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REVIEW: Kia plays ball with new Rio

2018-01-18 10:40

Charlen Raymond

Image: Charlen Raymond

Cape Town - Earlier in 2017, Kia launched its new Rio in South Africa and it immediately found favour with local motorists. The Rio, designed and built for city life, sells around 500 units locally each month and has been a contender in the monthly list for top 10 passenger cars on a regular basis.

And that’s no mean feat, considering the vast list of vehicle options SA buyers can choose from. Up against the likes of the Ford Fiesta and Volkswagen Polo, the Rio has its work cut out in terms of offering a package that can compete against the best.

Kia knows this, which is why the automaker has made its city car a more complete offering in its tightly contested segment. Sporting a fancy shade of blue and striking 17” rims, the Rio 1.4 Tec arrived for a short stint to show whether or not Kia has hit the mark with its new hatchback.

Non-turbo engine

A naturally aspirated engine does duty under the bonnet, driving power to the front wheels via a six-speed manual gearbox. Given the trend by manufacturers to implement turbocharged technology on their engines, it is somewhat strange to see Kia go the non-turbo route. With only 74kW and 135Nm of torque, the 1.4-litre engine delivers varying levels of performance.

Around town the Rio is a comfortable car to drive. It has some oomph to move from robot to robot swiftly, while managing to not tire your left foot with a heavy clutch. The Rio does not shy away from doing the daily run to the office or the quick sprint to the store, and there is rarely the sense that the car will suffer from a performance deficit; given its lack of a turbocharger.

Though it performs well in the city, it’s a different story with a full boot on the open road. Gradually increasing speeds, the Rio will run without hassle at 120km/h. And when sixth gear is hooked, the car will plod along and average between 6.0 and 7.0-litres/100km with regards to fuel. When a hill looms in the distance, it’s best to switch to a lower gear (fifth, maybe even fourth) to ascend inclines with enough momentum.

Compared against some of the competition that offer turbocharged engines in the same price range, the lack of lowdown grunt hurts the little Rio. On the suspension the Rio’s front has enough grip and there is sufficient feedback through the steering wheel. It inspires enough confidence on the open road with little to no steering numbness. But it’s the rear suspension that lets the ride down a bit. On some backroads it felt a bit uneasy, lively and a tad too jumpy. Overall, though, the Rio’s ride is comfortable.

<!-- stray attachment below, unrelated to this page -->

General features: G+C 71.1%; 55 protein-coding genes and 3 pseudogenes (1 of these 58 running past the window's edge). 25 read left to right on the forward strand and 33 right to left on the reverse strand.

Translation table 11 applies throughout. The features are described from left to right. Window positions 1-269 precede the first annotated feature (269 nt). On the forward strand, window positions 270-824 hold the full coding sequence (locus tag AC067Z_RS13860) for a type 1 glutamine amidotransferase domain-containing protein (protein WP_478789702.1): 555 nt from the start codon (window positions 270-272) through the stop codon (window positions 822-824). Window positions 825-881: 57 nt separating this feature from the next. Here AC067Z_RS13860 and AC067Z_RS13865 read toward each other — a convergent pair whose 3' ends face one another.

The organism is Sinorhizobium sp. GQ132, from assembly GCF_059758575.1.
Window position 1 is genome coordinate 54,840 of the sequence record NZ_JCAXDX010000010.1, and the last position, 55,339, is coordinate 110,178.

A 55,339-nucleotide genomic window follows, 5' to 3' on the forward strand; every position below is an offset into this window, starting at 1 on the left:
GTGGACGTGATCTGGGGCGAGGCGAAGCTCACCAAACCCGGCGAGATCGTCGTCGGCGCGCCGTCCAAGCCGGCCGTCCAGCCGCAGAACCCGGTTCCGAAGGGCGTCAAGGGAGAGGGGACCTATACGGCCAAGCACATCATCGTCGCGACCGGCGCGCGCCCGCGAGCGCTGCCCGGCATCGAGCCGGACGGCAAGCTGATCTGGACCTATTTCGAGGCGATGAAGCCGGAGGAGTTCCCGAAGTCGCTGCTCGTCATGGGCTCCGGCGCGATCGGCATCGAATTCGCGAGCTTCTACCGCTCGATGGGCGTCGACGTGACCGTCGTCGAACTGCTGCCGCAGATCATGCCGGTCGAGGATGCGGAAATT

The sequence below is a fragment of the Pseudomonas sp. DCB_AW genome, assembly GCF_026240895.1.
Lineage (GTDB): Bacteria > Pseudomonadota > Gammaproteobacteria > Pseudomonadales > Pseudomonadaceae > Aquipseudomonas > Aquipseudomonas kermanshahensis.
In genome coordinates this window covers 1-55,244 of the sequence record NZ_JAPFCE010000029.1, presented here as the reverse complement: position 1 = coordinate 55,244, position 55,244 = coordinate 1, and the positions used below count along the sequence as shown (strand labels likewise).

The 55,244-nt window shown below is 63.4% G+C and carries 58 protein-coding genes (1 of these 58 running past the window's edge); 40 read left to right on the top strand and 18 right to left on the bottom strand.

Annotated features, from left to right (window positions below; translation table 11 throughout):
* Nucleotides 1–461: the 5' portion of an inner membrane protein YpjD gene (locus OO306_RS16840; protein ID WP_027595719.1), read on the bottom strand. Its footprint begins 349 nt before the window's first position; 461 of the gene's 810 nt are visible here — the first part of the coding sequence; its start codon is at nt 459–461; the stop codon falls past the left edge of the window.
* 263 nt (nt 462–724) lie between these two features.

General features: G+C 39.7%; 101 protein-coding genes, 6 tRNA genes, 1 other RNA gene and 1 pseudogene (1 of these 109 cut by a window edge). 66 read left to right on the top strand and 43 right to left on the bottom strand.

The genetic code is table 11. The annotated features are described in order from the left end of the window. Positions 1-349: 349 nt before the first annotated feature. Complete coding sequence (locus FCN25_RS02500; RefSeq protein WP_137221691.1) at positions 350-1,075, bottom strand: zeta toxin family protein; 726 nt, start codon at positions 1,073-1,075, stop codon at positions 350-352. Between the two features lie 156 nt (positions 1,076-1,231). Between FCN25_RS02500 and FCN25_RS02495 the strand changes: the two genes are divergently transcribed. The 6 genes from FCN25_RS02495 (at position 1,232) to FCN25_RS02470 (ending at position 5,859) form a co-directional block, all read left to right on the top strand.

Comfort and features

To better understand what the Rio has to offer, one has to look at two of its direct rivals: the aforementioned Fiesta and Polo.

Specifically the Fiesta 1.0 T Titanium (R265 900) and Polo 1.2 T Highline (R278 600). At R274 995, the Rio 1.4 Tec is a rather well-rounded offering in terms of the technology and features it has on board.

For starters, both the Fiesta and Polo offer cloth upholstery (leather optional) opposed to the Rio’s standard leather. All three vehicles have all-round electric windows but only the Rio and Fiesta offer climate control/automatic air con (optional on Polo).

The Rio and Fiesta also offer voice control. When it comes to making that perfect parking manoeuvre, only the Rio offers a rear view camera. This feature is optional on the Polo, but not available on the Fiesta.

On the safety front, the Rio offers six airbags while the Fiesta offers seven. The Polo? It offers four airbags, but at a cost Volkswagen will increase this to six. The Fiesta and Polo offer stability control whereas the Rio does not. And for the number junkies amongst us, the Fiesta’s 1.0-litre engine offers 92kW/170Nm and the Polo’s 1.2-litre 81kW/175Nm. Both these engines feature turbo technology.

Verdict

Kia has come a long way the last decade or so. Gone are the days when Kia was not given a second thought, but instead, nowadays, it is often the preferred vehicle over many of the established players. And the Rio is testament to that.

Though it doesn’t run with the Polo and Fiesta when it comes to monthly sales figures, it does offer a package that may just offer greater value for money.

The Rio’s ride is not as pleasant as, for example, the Polos, but it does not take away from the fact that the little Rio is as competent as the market leaders. All things considered, the Rio can dance with the big boys.

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Read more on:    kia  |  charlen raymond  |  cape town  |  review  |  rio

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